A prototype wave power installation has sunk off the Oregon coast. The company which designed the equipment described the project as "highly successful".
The prototype before it successfully sank.
The patented $2m "AquaBuOY 2.0", a massive 72-foot-tall floating vertical cylinder built by Oregon Iron works, was moored two and a half miles off Newport early in September. It was not intended to generate useful electricity, but rather as a test bed for future versions. The AquaBuOY's onboard instrumentation and communications were actually powered by solar panels and windmills. It sank on 27 October, just over seven weeks after being deployed.
According to Finavera, the renewable-energy company developing the AquaBuOY technology:
Any offshore system must survive the harsh ocean environment... AquaBuOYs are being designed for 100 year storms... Our maintenance and replacement cycles are being designed to extend the life of the system to beyond 20 years.
However, Finavera's Mike Clark told local reporter Miriam Widman that the test platform had only been engineered to survive for three months; and that the company had planned to remove it the very day after it mysteriously went down. Clark seemed to feel that the situation might be misunderstood.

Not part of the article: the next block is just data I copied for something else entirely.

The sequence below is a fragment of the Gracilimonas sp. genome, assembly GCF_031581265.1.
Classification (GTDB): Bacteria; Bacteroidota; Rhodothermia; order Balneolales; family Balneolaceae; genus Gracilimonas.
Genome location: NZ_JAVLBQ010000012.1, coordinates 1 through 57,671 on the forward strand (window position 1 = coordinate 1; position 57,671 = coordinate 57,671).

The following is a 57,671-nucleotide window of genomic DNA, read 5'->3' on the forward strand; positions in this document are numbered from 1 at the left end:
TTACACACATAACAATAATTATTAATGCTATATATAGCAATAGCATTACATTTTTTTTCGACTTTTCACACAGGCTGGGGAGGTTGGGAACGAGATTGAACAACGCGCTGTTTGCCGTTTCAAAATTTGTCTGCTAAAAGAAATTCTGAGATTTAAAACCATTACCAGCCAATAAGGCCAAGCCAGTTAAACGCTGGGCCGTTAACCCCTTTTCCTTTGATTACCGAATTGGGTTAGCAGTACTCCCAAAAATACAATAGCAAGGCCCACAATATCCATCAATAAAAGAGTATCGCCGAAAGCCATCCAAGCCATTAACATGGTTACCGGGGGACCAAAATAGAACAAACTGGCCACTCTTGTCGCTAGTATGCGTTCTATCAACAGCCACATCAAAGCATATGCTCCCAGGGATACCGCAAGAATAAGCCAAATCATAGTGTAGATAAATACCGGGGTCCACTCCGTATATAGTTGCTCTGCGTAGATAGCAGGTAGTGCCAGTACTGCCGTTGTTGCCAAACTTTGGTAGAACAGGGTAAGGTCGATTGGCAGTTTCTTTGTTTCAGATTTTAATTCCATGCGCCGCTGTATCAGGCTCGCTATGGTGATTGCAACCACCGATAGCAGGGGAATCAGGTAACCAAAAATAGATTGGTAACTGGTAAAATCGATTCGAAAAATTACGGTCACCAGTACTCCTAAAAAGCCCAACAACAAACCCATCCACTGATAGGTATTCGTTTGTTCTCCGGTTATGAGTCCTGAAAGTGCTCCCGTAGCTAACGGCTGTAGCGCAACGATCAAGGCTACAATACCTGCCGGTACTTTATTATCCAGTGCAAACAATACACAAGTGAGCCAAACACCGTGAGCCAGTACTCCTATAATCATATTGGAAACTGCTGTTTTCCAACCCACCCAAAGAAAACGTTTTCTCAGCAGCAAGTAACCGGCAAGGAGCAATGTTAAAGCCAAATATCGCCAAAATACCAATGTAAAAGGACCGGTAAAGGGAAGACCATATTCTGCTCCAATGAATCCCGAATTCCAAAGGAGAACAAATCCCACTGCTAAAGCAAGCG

"So when people say - Oh there's this device and it sank. How do you expect it to last 20 years or even five years in a real commercial development? It wasn't designed for that," he fumed.
"Granted, it wasn't designed for two months either... The actual data we got was positive and validated all the modelling."
The AquaBuOY uses a reinforced rubber hose "whose internal volume is reduced when the hose is stretched, thereby acting as a pump". The seawater thus squirted out is used to drive a turbine and so generate power, which is carried ashore by an ordinary submarine cable.
Finavera thinks the flotation section of the AquBuOy flooded and its bilge pump was unable to cope. There is a hint in the company materials as to how equipment based on "components that have been proven in other marine industries for decades" could fail like this.
AquaBuOYs are designed to maximise power output during more typical, moderate wave conditions on an annual basis... This avoids costly over-design that only captures extreme spikes in storm-based wave intensities.
As a general principle, if it isn't designed for storms, it won't survive for long in the briny. Over-engineering on land equals normal engineering at sea.
However, Clark told Widman: "We're pretty sure it didn't have anything to do with the power-generating technology." So there.
He also said he didn't suspect "foul play". Such foul play would in this case have been from local fishermen rather than French frogmen with limpet-mines or whatnot. Clark is probably right to suggest that the fishermen didn't meddle with his machine, as it seems that the sunken wreck is going to present them with severe problems. ®